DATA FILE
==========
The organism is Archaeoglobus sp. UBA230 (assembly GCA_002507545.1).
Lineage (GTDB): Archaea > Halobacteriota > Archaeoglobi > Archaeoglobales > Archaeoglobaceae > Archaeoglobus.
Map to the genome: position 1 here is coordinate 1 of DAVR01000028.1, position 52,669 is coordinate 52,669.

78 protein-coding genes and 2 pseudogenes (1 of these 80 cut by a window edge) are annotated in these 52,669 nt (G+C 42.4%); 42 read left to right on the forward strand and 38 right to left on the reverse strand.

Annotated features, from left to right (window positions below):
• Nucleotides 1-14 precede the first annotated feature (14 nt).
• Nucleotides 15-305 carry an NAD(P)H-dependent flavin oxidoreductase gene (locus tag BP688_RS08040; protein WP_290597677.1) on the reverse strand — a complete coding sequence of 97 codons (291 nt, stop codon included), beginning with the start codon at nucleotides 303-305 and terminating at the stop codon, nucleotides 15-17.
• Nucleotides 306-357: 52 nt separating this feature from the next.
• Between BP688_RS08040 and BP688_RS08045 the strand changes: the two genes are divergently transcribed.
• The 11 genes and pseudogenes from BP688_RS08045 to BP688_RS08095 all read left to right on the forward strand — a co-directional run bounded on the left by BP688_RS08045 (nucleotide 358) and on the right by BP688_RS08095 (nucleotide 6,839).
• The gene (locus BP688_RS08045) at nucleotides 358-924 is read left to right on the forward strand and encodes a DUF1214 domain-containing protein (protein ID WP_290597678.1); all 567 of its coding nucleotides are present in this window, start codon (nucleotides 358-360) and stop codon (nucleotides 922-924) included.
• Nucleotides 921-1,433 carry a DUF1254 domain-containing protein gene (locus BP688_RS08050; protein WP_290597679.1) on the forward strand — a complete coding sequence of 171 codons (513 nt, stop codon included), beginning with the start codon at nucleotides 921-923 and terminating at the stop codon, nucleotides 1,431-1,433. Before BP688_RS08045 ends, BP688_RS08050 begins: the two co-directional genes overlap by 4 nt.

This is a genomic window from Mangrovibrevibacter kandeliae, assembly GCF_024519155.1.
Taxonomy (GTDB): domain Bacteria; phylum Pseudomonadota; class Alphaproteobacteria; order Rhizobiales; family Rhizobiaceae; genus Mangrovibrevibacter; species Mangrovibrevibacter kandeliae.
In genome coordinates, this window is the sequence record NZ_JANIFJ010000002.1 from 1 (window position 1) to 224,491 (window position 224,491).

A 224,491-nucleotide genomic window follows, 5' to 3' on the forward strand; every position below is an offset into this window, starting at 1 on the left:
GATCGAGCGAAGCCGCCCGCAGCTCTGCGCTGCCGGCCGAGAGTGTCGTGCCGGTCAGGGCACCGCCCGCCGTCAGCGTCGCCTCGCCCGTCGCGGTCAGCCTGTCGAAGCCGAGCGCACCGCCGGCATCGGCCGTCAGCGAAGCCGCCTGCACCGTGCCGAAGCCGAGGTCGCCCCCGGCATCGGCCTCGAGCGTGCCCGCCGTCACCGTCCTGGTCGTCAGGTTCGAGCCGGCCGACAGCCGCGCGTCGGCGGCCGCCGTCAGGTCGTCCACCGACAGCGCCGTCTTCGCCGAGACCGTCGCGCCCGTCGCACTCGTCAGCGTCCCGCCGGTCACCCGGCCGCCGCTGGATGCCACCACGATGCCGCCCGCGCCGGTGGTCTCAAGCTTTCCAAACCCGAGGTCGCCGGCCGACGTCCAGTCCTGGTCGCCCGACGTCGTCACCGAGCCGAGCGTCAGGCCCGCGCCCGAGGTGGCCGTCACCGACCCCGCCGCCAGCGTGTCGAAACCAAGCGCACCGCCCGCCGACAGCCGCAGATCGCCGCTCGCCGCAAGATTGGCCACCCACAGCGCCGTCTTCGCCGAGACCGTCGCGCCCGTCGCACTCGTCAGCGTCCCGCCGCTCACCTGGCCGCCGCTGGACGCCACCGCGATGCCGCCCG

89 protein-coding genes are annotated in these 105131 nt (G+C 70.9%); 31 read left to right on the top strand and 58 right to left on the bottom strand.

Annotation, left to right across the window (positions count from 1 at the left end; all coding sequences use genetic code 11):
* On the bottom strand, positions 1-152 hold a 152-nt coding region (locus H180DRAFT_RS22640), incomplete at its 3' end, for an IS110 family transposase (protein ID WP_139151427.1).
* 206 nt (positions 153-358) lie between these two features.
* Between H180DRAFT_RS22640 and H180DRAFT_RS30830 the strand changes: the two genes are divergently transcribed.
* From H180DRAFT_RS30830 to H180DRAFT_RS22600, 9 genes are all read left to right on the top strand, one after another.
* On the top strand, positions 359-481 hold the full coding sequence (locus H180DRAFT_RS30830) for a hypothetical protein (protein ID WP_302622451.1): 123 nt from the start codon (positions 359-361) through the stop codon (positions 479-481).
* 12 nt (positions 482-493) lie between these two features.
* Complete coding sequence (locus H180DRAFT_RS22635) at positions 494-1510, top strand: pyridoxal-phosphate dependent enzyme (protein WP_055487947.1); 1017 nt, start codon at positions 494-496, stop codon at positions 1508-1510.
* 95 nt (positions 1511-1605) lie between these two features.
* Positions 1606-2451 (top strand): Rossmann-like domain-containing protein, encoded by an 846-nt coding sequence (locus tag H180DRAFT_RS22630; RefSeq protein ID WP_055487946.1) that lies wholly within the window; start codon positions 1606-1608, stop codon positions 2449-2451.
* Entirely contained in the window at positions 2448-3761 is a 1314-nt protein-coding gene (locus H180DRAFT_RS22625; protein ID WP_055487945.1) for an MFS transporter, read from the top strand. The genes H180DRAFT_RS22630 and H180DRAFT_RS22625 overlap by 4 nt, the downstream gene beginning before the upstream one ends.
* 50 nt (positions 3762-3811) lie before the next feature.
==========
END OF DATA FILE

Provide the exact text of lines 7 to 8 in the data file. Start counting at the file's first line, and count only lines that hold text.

• Nucleotides 15-305 carry an NAD(P)H-dependent flavin oxidoreductase gene (locus tag BP688_RS08040; protein WP_290597677.1) on the reverse strand — a complete coding sequence of 97 codons (291 nt, stop codon included), beginning with the start codon at nucleotides 303-305 and terminating at the stop codon, nucleotides 15-17.
• Nucleotides 306-357: 52 nt separating this feature from the next.